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Hydrogenation is a chemical reaction in which unsaturated bonds between carbon atoms are reduced by attachment of a hydrogen atom to each carbon. The process thus results in the saturation of the carbon atoms, meaning that each carbon atom has 4 other atoms attached to it. When the process is carried to completion it converts unsaturated fatty acids to saturated ones. In practice the process is not usually carried to completion. Since the original oils typically contain more than one double bond per molecule (that is, they are poly-unsaturated), the result is usually described as partially hydrogenated vegetable oil, that is some, but usually not all, of the double bonds in each molecule have been reduced.

Hydrogenation is the process through which liquid vegetable oils are converted to solid or semi-solid fats, such as margarine. Changing the degree of saturation of the fat changes important physical properties such as melting point, which is why the liquids become semi-solid. Semi-solid fats are preferred for baking because the way the fat mixes with flour produces a more desirable texture in the baked product. Since partially hydrogenated vegetable oils are much less expensive than most other fats with similar characteristicts, and because they have other desirable characteristics leading to longer shelf life, they are the predominant fat used in most commercial baked goods.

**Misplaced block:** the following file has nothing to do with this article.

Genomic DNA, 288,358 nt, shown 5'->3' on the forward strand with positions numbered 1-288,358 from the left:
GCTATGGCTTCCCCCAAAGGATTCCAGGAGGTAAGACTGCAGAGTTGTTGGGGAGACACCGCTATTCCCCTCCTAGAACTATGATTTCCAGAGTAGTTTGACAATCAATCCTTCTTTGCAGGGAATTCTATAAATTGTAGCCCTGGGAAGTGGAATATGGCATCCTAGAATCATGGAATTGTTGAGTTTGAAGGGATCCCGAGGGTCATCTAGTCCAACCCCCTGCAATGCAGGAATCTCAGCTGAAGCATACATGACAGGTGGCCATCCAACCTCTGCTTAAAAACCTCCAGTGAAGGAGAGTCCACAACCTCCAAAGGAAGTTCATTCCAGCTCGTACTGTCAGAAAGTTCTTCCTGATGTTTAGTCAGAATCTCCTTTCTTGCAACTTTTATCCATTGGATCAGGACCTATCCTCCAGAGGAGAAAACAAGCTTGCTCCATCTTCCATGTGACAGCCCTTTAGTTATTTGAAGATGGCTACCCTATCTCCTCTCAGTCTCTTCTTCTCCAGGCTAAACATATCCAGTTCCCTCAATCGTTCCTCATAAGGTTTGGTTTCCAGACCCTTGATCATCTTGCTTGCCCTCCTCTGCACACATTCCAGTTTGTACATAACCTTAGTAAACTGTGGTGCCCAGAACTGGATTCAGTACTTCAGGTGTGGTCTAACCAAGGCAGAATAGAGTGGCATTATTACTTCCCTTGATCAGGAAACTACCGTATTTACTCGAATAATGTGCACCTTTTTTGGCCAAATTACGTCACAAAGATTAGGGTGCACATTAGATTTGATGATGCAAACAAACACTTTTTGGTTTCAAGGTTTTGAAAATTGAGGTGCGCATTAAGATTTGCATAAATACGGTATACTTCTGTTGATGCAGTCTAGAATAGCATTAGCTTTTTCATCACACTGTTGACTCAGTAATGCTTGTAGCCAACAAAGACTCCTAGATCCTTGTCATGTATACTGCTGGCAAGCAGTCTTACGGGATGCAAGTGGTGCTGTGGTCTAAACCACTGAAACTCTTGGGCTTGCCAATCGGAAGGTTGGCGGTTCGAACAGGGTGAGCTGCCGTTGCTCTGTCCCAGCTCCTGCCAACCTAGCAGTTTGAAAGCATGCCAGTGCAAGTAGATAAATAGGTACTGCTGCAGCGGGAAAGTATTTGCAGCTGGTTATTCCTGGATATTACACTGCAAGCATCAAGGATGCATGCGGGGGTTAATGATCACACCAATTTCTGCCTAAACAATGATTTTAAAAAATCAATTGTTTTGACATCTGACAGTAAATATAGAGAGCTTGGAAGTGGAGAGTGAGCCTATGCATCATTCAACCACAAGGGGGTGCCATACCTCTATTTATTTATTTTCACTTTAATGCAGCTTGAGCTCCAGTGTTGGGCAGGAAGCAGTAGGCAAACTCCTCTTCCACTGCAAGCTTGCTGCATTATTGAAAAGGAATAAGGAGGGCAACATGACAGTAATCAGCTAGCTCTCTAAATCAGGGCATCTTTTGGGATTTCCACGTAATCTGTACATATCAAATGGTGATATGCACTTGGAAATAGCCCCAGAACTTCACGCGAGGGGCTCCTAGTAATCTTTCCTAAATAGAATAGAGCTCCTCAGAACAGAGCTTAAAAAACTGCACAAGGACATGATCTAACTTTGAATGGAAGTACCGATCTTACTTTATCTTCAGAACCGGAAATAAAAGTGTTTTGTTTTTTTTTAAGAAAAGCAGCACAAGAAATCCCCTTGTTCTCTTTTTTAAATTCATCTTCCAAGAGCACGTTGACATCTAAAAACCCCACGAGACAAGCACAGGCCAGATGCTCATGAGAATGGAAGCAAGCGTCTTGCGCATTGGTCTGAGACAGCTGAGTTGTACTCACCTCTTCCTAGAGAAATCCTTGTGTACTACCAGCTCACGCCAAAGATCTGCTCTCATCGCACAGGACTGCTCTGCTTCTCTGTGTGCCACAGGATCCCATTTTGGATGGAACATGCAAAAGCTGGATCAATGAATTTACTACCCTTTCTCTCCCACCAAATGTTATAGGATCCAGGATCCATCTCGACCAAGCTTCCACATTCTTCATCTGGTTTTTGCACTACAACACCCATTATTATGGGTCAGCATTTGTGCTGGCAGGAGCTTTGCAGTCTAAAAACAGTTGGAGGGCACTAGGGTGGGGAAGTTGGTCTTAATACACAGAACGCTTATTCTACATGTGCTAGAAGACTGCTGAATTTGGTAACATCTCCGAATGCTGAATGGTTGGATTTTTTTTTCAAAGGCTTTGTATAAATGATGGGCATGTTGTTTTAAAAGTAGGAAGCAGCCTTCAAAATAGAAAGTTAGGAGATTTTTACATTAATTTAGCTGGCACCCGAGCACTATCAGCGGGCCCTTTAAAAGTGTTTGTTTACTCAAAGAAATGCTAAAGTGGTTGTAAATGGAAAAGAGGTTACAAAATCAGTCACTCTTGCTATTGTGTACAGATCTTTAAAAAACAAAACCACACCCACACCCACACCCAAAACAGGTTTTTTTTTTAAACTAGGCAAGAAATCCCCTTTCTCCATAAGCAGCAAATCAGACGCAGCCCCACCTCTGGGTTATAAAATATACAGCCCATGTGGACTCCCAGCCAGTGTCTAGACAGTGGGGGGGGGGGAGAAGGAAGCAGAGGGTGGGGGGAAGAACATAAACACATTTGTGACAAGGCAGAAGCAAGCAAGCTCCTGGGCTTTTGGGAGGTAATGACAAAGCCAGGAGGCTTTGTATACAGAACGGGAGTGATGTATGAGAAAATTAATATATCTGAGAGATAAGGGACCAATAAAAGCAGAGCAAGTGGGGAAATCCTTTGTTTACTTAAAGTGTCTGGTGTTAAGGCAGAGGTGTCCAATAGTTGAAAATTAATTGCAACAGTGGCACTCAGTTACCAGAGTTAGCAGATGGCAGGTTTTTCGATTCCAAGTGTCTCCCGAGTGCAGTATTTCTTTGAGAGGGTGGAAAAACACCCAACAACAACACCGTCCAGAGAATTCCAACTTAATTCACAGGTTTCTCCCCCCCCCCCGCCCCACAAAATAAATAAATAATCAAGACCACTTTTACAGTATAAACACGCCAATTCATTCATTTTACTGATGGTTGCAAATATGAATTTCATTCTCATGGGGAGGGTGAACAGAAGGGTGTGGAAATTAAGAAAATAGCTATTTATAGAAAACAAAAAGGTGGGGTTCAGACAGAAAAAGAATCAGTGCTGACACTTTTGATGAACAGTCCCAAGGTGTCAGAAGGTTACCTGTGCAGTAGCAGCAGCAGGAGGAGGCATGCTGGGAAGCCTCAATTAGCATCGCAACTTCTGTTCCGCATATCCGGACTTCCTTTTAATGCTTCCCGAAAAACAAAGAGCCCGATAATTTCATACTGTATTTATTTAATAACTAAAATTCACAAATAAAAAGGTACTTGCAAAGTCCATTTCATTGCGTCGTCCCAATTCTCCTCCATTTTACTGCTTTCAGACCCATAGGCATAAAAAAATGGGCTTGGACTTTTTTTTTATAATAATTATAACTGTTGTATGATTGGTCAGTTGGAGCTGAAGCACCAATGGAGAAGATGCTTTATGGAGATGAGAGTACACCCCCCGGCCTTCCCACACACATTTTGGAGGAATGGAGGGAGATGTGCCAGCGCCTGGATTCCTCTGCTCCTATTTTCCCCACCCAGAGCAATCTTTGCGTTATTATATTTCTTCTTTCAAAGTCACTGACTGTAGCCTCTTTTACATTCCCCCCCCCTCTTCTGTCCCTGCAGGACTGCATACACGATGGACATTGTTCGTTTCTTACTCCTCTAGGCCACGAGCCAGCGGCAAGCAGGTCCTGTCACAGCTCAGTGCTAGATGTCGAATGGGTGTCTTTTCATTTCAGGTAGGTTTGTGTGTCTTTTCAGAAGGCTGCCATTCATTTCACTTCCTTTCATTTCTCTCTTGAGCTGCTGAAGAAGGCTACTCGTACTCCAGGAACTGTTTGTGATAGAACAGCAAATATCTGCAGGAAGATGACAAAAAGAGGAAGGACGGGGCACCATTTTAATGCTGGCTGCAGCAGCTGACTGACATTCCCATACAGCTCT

Processes accomplishing the reverse are called "dehydrogenation" or "partial dehydrogenation."

A side effect of incomplete hydrogenation, which has implications for human health, is the isomerization of the remaining unsaturated carbon bonds. The cis configuration of these double bonds predominates in the unprocessed fats of most foods. But hydrogenation often converts these molecules to trans isomers, which in fats have been implicated in heart disease ( see trans fats ). The catalytic hydrogenation process favors the conversion from cis to trans bonds because the trans conformation is lower energy than the natural cis conformation.

Hydrogenation typically uses hydrogen gas as a reactant and an undissolved (or "heterogeneous") metal catalyst, such as nickel, palladium or platinum. Otherwise, the "homogeneous" rhodium-based catalyst known as Wilkinson's catalyst is often used. The reaction is usually carried out at elevated temperature and pressure. Such reactions belong to organic chemistry.

See also: hydrogenolysis, hydrodeoxygenation.